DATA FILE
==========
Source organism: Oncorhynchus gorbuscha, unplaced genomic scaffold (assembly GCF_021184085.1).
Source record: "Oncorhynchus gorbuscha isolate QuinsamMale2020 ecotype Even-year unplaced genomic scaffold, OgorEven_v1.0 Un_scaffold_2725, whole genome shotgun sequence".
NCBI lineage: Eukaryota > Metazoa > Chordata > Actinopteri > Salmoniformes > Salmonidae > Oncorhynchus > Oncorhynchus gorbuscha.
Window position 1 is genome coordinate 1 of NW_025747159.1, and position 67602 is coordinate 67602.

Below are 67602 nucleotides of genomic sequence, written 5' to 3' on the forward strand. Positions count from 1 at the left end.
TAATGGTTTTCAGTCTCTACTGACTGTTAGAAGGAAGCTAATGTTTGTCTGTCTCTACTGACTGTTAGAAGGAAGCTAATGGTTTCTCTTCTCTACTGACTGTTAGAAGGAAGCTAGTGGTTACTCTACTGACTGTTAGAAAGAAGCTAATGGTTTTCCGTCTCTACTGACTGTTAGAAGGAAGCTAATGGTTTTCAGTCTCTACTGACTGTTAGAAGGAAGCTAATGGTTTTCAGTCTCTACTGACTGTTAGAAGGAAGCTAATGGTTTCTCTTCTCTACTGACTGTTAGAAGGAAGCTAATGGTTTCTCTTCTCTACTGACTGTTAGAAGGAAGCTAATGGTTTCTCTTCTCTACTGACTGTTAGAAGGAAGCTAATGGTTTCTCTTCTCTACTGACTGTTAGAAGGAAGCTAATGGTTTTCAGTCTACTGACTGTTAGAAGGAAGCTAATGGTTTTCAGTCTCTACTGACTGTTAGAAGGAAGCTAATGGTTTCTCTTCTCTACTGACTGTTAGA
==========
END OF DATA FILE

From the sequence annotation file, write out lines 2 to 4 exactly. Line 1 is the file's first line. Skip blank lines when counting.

Source record: "Oncorhynchus gorbuscha isolate QuinsamMale2020 ecotype Even-year unplaced genomic scaffold, OgorEven_v1.0 Un_scaffold_2725, whole genome shotgun sequence".
NCBI lineage: Eukaryota > Metazoa > Chordata > Actinopteri > Salmoniformes > Salmonidae > Oncorhynchus > Oncorhynchus gorbuscha.
Window position 1 is genome coordinate 1 of NW_025747159.1, and position 67602 is coordinate 67602.